It’s been about 40 or so years since I was in the 5th grade and to be honest, I don’t remember much about it. I remember my teacher, Ms. Behrens, who was like a cross between Marlo Thomas and Gloria Steinem. Wholesome, yet cool.
I remember becoming more and more socially stressed, but not knowing how to express it. I didn’t talk to my parents about it because, quite frankly, emotions were outside of their wheelhouse. They could handle the practicalities of life – work hard, be fair, remain honest – but, when it came to my emotions, I was on my own. I worried if I was pretty enough, smart enough, cool enough – if I was enough. Generally this played out with me awkwardly trying to fit in, but here’s the thing, I was trying to fit in in a school where I was one of 6 African American kids among 500 students. This is the place where I was first told that I was pretty, for a Black girl. So much for fitting in. Of course, it was 1977 and things were different then, but in all honesty that still goes down today albeit maybe a bit more subtle. Just a bit.
I matured early and by 5th grade was already wearing a bra which prompted a group of boys in my class to nickname me “pinball machine”. Get it? They considered themselves very clever and witty; and I laughed it off despite my discomfort. Then one day after witnessing an exchange between me and a couple of the boys, Ms. Behrens (Marlo/Gloria that I mentioned above) told the boys to knock it off and called me out into the hall for a talk while the other kids were working. While snacking on pretzels, she explained to me that boys are stupid. Well, she said it a little differently than that by using words like immature, puberty and emotionally lagging, but basically she was explaining why they were behaving like idiots. It was physiological. I was quiet through most of the conversation, so I guess it really wasn’t a conversation but more like a really one sided, awkward explanation. In the end she asked if I understood and I said yes, and that was that.
Embarrassed and somewhat humiliated, I returned to class feeling like it was all my fault, or my body’s fault or puberty’s fault, but certainly not the fault of the stupid boys even though I’m sure that her intent was to alleviate or at least lessen my stress. As I returned to my desk, all eyes were on me and later at recess the most commonly asked question was “What did she say to you?”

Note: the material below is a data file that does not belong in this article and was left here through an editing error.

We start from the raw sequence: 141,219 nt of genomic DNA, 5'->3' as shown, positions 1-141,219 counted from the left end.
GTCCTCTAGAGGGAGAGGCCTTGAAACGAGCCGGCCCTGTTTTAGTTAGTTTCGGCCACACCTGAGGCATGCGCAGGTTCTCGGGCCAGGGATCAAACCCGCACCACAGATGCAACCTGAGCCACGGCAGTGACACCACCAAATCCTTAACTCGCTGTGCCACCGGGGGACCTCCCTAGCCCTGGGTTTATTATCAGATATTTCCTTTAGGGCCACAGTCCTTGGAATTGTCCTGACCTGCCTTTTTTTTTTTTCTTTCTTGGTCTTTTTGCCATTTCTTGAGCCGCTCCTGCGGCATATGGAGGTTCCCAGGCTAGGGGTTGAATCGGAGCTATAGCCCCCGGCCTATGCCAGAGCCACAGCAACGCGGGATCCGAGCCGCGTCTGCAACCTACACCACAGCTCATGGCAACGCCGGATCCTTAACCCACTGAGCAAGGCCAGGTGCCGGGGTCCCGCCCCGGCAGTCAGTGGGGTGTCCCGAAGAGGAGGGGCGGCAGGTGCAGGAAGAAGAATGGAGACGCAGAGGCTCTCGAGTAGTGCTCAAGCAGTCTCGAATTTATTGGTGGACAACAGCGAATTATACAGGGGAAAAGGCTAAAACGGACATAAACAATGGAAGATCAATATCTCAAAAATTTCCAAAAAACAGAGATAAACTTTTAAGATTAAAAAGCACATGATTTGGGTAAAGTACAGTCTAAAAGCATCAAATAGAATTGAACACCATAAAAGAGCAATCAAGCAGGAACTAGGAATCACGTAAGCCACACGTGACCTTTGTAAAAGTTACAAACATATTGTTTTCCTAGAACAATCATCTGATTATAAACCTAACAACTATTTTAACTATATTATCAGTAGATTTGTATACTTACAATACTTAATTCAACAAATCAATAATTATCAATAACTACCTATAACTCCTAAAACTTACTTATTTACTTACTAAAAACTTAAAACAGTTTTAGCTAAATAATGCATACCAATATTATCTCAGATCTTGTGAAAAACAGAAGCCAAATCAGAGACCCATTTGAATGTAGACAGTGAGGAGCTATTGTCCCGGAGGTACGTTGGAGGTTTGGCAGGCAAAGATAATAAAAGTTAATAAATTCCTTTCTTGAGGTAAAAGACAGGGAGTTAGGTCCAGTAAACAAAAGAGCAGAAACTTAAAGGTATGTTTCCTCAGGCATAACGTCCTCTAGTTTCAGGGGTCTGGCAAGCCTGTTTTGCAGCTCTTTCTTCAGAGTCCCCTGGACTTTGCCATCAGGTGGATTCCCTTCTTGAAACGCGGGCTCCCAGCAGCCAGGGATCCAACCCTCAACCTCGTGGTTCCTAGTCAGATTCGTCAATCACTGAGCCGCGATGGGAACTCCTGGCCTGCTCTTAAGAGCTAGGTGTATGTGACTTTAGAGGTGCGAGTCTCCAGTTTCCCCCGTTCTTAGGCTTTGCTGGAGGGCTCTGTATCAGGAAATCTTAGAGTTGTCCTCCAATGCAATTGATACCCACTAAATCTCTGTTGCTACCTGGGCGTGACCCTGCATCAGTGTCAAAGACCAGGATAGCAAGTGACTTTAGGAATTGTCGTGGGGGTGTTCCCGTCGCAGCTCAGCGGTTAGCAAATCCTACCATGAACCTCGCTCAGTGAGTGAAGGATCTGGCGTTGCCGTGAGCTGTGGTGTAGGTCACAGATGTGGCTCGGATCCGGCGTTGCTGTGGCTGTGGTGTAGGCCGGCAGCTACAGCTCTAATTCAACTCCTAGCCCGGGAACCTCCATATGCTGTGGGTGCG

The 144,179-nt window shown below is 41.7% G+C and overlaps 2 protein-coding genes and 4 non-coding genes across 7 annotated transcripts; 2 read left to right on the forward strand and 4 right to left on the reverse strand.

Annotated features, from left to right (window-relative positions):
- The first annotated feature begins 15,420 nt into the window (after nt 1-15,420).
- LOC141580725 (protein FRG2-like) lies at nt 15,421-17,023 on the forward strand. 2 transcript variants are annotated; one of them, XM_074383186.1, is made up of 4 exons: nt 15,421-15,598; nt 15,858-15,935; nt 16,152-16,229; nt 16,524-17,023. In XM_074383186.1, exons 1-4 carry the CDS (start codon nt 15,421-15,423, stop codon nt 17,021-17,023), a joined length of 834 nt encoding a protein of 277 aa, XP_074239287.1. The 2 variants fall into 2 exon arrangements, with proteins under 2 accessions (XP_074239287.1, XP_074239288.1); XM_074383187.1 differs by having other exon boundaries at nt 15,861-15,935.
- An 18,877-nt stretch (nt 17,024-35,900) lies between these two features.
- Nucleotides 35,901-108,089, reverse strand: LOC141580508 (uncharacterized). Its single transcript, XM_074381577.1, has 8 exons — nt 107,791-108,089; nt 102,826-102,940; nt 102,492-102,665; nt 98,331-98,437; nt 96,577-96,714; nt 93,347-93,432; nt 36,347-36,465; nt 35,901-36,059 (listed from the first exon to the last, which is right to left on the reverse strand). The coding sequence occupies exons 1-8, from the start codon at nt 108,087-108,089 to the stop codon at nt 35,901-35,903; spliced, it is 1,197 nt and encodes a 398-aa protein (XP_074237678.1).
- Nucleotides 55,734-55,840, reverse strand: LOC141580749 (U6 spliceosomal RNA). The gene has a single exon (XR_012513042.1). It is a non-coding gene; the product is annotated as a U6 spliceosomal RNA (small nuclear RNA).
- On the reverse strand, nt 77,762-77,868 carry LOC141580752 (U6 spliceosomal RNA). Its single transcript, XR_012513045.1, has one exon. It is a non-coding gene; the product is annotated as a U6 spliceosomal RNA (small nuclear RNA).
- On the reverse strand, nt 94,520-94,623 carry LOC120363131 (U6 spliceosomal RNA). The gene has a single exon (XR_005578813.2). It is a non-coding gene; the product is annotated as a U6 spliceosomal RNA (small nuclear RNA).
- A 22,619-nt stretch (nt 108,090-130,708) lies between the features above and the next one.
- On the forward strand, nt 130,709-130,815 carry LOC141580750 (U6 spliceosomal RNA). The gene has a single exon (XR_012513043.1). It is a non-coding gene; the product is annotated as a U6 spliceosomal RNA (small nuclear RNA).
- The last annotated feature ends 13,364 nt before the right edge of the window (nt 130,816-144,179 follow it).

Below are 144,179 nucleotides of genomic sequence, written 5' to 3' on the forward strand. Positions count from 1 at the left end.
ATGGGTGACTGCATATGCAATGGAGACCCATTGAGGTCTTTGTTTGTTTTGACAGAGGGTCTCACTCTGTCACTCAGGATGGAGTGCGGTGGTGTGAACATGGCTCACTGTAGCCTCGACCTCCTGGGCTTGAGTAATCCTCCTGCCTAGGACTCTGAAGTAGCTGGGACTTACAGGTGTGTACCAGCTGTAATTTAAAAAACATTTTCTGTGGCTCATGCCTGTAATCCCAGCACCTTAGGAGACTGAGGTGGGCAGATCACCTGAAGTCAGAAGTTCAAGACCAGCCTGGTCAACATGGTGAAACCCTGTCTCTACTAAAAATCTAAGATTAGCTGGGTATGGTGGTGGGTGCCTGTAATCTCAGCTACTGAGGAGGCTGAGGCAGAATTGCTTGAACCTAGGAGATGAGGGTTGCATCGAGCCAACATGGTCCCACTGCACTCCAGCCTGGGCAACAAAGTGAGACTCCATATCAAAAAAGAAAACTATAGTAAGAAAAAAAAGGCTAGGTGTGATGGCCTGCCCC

Ms. Behrens did not have the same talk to the boys and I really don’t know why she didn’t. Other than telling them to not call me “pinball machine”, she didn’t say anything to them at all. Perhaps she figured boys will be boys? Perhaps she thought I was mature enough to understand the complexities of sexuality and getting older and they were not, which was probably true, but the simple act of singling me out and not them was enough to attach a stigma to me, at least in my mind. I was 10. I was a 10 – year – old girl and I already felt like the responsibility for how boys/men responded to me – my person and my body – was mine. Furthermore, they were not even expected to understand their actions. Granted, it would be years before I could put any of that into words, but I did understand it in a way that my 10 – year – old self could.
A side note here: considering my history of childhood sexual molestation (it had already happened by 5th grade), I’m sure that in some way I thought the actions of a grown ass man were my fault, too.
Last week Brock Turner, a 20 – year – old convicted rapist walked free after serving only 3 months of a 6 month prison sentence. A 6 month sentence for raping a woman is bad enough, but letting a rapist out after serving only 3 months for good behavior (or any reason) is unconscionable. The judge, a man like the boys in my 5th grade class incapable of understanding their own responsibility when reacting to women, believed that the harsh realities of prison would leave too great of a negative impact on Turner. Therefore, he clearly believed that the victim could not only understand, but overcome the harsh reality of rape and it lasting effects on her life, after all it’s just sex. Not only did the judge deem the defendant’s life to be more precious, but his future to be more valuable than the victim’s. Clearly she should have known that her state of inebriation, manner of dress and just general availability could lead a man to believe that he was entitled to, as Turner’s father stated, “20 minutes of action” whether she was awake to consent to it or not.
We’re still giving men a pass, but it starts when they are boys that we believe are incapable of understanding and controlling their own thoughts and actions. When we turn an attribute such as the emotional maturity of our daughters into a weapon with which to hold them responsible for the actions of our sons, we pile on a crap load of guilt and self-loathing as our girls pick themselves apart trying to figure out how to not only carry the unbearable load, but also how to get everything right.
And our sons? They become useless vessels of entitlement, excuses and contempt particularly toward women who are supposed to carry their emotional, ethical and moral baggage.
I wish that Ms. Behrens had called those 5th grade boys into the hall for a similar conversation like she had with me. She should have explained why “pinball machine” was inappropriate and that their fascination with breasts, while normal, was probably something best discussed in health class or with their parents. Not used to objectify a classmate’s body (she probably would have had to explain what objectify meant, but that’s okay, too). Maybe, just maybe if we had the same expectations our sons that we have of our daughters when it comes to sexuality and responsibility, we wouldn’t have any Brock Turners or the sick judge who sentenced him.